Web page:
The Architect's and Builder's Pocket-Book; A Handbook for Architects, Structural Engineers, Builders, and Draughtsmen

The Architect's and Builder's Pocket-Book; A Handbook for Architects, Structural Engineers, Builders, and Draughtsmen

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This historic book may have numerous typos and missing text. Purchasers can download a free scanned copy of the original book (without typos) from the publisher. Not indexed. Not illustrated. 1913 edition. Excerpt: ...from wind pressure, so that for ordinary construction and for spans not exceeding 40 feet it will be perfectly safe to omit counter braces. Manner of Supporting the Common Rajters--Purlins.--Before describing other types of trusses, it may be well to consider the manner of supporting the common rafters by the trusses. Occasionally it is desirable to span the common rafters from truss to truss, but as a general rule it is better construction to support them by means of large beams or purlins which span from truss to truss, as shown by Fig. 16. The trusses can be designed so that the purlins need not be more than 10 feet apart, and very often not more than 6 or 8 feet apart, so that the common rafters need not be more than 2"X4" or 2"X6" in cross-section wliile the trusses may be spaced 12, 14, or 16 feet on centres. As a rule a spacing of about 14 ft. for the trusses, and of 9 ft. 6 in. for the purlins, will be found most economical Another advantage in the use of purlins is tha: where the purlins are placed at the truss joints no cross-str;-in is brought on the truss rafters or chords, and hence the latt-r may be made much lighter than if they supported the common rafters. For wooden trusses of 60 feet span or more, purlins should ill ways be used. Th purlins should atirays be located over or close to a joint oj 'lie truss, so as not to produce a bending-moment in the trussrifter or chord. Purlins may be placed with their sides either vertical or at right angles to the plane of the roof, but the author prefers placing them with the sides vertical, as shown in Figs. 2 and 4. The best method of supporting the ends of the purlins is by means of duplex hangers, described in Chapter XXI; they may also be supported by...show more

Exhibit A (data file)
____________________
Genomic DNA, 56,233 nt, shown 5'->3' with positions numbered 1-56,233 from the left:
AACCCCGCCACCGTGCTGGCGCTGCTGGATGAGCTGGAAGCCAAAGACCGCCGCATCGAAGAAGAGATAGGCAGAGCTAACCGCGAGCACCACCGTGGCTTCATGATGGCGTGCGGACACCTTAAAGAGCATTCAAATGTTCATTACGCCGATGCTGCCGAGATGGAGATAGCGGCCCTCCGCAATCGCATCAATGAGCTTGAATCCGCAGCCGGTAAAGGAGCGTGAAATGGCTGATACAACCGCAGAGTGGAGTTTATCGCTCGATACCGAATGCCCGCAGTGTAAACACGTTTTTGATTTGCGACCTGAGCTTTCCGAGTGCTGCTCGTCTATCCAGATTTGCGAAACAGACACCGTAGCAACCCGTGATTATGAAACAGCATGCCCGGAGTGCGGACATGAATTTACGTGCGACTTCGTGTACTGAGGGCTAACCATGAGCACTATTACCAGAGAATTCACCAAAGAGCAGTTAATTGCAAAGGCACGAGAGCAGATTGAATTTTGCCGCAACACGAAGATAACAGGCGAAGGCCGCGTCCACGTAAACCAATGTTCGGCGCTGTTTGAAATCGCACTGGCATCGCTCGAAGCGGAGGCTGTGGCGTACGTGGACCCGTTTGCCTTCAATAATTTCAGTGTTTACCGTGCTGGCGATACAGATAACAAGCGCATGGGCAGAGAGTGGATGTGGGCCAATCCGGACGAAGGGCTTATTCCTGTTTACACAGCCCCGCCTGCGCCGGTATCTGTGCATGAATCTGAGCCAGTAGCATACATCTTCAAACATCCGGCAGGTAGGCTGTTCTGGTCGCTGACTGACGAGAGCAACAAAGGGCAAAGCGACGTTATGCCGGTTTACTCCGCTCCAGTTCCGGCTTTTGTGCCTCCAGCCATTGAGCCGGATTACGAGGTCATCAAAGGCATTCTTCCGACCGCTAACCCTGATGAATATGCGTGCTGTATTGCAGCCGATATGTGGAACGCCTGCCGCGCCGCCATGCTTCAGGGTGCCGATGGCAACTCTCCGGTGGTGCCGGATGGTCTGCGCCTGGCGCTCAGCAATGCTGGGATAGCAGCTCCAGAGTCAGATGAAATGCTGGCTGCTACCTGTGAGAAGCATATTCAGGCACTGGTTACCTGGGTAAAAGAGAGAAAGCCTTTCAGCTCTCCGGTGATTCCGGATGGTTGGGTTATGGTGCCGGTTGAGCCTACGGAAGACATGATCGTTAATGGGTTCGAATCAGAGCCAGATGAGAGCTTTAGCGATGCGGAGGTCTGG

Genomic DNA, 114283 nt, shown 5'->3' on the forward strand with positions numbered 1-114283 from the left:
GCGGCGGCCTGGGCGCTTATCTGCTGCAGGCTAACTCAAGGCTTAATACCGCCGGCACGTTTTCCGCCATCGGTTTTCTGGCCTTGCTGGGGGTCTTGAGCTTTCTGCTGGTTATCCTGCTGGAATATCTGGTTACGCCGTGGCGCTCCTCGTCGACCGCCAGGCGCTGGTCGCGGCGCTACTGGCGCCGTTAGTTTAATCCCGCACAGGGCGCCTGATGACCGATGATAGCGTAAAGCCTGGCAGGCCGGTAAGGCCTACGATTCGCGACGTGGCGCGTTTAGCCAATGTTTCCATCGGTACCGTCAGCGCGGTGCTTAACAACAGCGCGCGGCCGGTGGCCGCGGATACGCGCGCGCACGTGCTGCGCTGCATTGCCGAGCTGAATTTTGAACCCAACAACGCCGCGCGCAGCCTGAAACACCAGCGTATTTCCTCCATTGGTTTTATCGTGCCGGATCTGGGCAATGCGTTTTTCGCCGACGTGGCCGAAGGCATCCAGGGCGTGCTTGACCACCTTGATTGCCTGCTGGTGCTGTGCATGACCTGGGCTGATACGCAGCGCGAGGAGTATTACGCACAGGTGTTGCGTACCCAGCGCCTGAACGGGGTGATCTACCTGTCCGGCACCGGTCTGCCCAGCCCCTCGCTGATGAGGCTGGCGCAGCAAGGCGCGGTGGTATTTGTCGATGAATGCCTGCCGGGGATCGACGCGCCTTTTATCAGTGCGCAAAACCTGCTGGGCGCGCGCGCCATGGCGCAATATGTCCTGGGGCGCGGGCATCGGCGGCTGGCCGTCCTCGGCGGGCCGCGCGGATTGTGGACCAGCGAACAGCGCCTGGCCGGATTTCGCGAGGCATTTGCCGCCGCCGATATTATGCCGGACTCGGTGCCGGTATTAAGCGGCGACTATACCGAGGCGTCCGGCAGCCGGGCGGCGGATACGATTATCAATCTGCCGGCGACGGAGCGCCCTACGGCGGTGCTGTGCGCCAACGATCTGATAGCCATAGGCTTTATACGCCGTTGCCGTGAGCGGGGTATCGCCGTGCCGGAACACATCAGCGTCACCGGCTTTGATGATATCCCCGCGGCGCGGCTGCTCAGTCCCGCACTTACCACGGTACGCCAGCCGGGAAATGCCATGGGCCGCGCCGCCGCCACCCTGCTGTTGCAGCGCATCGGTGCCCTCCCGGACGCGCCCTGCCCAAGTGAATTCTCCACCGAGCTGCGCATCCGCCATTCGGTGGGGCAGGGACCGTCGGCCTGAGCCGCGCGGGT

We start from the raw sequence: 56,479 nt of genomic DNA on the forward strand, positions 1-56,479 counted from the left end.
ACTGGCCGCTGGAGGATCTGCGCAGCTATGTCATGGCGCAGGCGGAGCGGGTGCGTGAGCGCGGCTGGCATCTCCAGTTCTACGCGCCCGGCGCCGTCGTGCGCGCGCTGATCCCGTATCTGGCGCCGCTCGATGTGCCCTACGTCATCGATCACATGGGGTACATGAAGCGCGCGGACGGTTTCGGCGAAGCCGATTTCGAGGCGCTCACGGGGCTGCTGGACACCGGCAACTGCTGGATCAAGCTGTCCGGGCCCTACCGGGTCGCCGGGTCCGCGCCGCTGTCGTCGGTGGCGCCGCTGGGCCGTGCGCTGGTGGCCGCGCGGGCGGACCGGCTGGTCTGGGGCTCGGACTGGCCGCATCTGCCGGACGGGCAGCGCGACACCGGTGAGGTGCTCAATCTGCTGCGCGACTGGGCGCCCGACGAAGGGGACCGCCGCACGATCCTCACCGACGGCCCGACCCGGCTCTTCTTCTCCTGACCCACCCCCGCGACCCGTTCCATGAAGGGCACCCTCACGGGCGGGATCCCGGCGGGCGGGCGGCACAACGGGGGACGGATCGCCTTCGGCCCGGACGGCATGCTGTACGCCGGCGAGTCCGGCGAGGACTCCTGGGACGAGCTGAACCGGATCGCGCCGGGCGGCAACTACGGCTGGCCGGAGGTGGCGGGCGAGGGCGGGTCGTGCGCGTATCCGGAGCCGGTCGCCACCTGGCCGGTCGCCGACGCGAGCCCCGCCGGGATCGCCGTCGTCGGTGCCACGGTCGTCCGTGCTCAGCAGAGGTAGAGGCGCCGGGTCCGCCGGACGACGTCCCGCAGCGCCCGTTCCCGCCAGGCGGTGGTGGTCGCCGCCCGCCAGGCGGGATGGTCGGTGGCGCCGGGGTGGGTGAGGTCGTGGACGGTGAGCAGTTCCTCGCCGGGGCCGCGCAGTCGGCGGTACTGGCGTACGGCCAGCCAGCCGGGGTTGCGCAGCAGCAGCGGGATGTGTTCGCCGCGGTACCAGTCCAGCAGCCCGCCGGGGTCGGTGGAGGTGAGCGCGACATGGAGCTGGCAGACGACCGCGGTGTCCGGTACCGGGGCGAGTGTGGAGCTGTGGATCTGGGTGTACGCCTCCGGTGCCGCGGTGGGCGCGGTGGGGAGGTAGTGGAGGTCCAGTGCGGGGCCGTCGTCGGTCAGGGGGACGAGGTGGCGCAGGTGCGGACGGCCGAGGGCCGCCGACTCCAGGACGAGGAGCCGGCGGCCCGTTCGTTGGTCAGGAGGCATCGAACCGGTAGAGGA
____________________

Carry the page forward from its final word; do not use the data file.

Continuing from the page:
Product details

  • Paperback | 472 pages
  • 189 x 246 x 24mm | 835g
  • Rarebooksclub.com
  • Miami Fl, United States
  • English
  • black & white illustrations
  • 1236585232
  • 9781236585233